It’s nearly one in the afternoon on Saturday, and I already notice the sweat pooling on my knees after being outside for, oh, five minutes. Climbing into a rideshare and feeling feral, I’ve resigned myself to the sweat to come — a daily lament in Florida summers — when a familiar voice cuts through. The driver’s playing RuPaul. “Are you going to Pride?” I ask Kenneth. He says no — he has to work today — but in the last parade, he was on a float for a well-known local gay resort that no longer exists.
For its pandemic return, St. Pete Pride is celebrating 20 years. With public support from just one City Council member, the first Pride here came days after the U.S. Supreme Court’s 2003 ruling in Lawrence v. Texas, which found states’ sodomy laws were unconstitutional in criminalizing gay sex. That momentous decision was welcomed by about 10,000 people gathered among the bungalows and storefronts of the gayborhood.
Now with full city backing, this St. Pete Pride expected 300,000 people — more than the city’s population. Even so, it’s a depressing cycle for the parade to land the day after the fall of Roe v. Wade and Justice Clarence Thomas’s “correct the error” quip for Lawrence and Obergefell v. Hodges. If justices one day overturn those rulings, Florida would revert to the sodomy and same-sex marriage bans that lawmakers have refused to repeal.
It’s not that threats to the LGBTQ+ community are next. Abortion is still legal here, but the loss of bodily autonomy and reproductive rights impact cis queer women, trans men, and some non-binary people — for many on the margins, the rights hardly existed. And when the state surgeon general misleadingly attacks trans health care, when the governor muses about drag shows being child endangerment as his spokeswoman fuels “groomer” rhetoric to make 1950s-era homophobic lawmakers proud, and when legislators inflict the infamous “Don’t Say Gay” (or trans) law on schools, the threat is now.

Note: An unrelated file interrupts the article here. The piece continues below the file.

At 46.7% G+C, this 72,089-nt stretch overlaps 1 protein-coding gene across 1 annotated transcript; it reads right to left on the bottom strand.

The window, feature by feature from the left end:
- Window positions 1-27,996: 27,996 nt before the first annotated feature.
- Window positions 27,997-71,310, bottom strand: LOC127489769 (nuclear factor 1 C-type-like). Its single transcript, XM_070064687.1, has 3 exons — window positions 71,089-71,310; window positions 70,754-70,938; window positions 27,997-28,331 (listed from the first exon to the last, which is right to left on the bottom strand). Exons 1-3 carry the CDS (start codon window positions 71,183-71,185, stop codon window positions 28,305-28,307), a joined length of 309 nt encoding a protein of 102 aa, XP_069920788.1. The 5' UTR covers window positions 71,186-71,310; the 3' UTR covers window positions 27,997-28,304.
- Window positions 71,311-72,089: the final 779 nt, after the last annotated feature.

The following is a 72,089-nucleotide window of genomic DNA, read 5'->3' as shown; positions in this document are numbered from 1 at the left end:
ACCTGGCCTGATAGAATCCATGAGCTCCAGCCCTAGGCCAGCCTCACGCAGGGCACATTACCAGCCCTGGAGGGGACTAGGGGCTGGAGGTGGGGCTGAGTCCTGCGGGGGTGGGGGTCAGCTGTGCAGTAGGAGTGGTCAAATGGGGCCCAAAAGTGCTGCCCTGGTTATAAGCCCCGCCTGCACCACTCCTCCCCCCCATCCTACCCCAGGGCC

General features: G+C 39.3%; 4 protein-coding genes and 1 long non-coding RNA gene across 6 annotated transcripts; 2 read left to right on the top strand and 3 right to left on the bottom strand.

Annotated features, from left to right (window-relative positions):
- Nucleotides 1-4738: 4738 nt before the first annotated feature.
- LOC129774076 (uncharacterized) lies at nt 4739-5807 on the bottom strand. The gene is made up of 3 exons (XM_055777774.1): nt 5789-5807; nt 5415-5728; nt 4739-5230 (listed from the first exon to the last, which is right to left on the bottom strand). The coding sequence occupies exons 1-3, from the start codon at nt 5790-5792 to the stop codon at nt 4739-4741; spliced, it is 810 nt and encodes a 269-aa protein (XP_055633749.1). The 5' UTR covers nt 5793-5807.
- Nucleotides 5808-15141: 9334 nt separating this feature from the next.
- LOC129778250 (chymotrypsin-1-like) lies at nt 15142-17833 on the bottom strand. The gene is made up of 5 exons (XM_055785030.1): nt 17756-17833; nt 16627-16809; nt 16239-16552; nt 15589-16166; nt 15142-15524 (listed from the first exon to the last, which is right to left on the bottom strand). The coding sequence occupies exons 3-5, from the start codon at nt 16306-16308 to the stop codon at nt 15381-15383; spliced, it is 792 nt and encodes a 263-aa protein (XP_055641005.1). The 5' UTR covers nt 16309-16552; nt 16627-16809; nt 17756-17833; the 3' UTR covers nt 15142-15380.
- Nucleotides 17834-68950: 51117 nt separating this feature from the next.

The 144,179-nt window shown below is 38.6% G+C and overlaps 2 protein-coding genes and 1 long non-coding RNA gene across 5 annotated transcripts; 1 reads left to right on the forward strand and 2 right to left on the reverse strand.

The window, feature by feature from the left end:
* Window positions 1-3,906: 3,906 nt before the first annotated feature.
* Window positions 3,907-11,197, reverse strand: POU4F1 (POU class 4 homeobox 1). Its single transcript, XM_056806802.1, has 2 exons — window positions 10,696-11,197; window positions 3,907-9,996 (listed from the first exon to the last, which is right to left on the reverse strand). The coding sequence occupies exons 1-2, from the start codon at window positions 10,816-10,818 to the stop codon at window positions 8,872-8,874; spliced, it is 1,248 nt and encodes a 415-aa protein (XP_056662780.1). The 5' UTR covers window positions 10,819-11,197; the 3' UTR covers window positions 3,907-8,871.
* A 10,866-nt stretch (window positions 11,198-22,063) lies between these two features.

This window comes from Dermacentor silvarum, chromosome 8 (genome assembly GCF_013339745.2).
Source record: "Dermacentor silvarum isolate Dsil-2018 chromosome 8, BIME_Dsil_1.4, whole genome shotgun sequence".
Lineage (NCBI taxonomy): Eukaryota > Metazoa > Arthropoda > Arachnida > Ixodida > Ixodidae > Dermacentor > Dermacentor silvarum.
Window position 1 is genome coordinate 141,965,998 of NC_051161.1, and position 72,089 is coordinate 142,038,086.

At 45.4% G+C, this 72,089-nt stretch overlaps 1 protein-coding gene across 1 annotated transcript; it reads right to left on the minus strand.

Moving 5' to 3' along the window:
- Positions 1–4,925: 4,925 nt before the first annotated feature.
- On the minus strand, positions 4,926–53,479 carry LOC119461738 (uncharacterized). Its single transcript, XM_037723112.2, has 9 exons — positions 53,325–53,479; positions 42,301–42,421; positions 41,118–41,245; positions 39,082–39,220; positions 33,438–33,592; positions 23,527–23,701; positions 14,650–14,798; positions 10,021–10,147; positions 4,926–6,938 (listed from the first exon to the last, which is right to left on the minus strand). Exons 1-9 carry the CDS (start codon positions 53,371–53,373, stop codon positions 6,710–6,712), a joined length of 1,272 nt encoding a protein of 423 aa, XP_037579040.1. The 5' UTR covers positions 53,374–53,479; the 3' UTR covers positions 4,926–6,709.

“I’m in a protest type of mood and mindset,” Deshawn Audain, 26, tells me as the parade gets underway. Several other attendees and marchers are too — it’s hard to miss signs like “Abort the Court.” A smiling grand marshal holds up a simple message drawing cheers: “I’m proud of my abortion.”
“There are so many bad things in the world,” says Delores Van-Cartier, 44. But people didn’t get gussied up to merely mourn. “In this moment, it does not matter,” the newly crowned Miss St. Pete Pride adds. She doesn’t mean to ignore reality and not fight but rather take the chance on joy when you can. It’s an exercise practiced daily in Florida, though many people are quick to tell me how free they feel in St. Pete.
Seagulls and pelicans swoop among docked boats at the downtown waterfront, a barely there breeze and clouds offer some reprieve from a ruthless sun. The crowd buzzes with clacking fans as a distant DJ blasts, of all songs, Don’t Stop Believin’.
If you look in any direction, you’ll notice parents with strollers passing teens cloaked in just about every community flag squeezing past beefy men in short shorts making way for gorgeous goth girls. People stretch on the patches of grass that aren’t fenced off, climb big beloved banyan trees, sit atop street electrical boxes. Downtown doesn’t have the soul of the gayborhood where Pride was born, but for today, it’s a queer paradise. Not even sweat stains can detract from everyone’s beauty. “Seeing how proud people are,” says Maliya, 19, “they’re dressing how they want and not feeling judged. I love it.”
Still, that outside world leaks in. Uniformed cops are everywhere, and rainbow capitalism is just as inescapable — floats fling freebies from medical-weed bucket hats to bank Pride flags. A few white men with hats and signs bearing the name of their Evangelical outreach post up near a parade barrier. One mutters about damnation as he’s drowned out by chants of “Hey, hey, ho, ho! These homophobes have got to go!” Two young women take a silent approach, passionately kissing. Other couples respond in kind. Then a twink in a tank steps up, encouraging the crowd to come forward to drown out the hate with love. Glitter flies.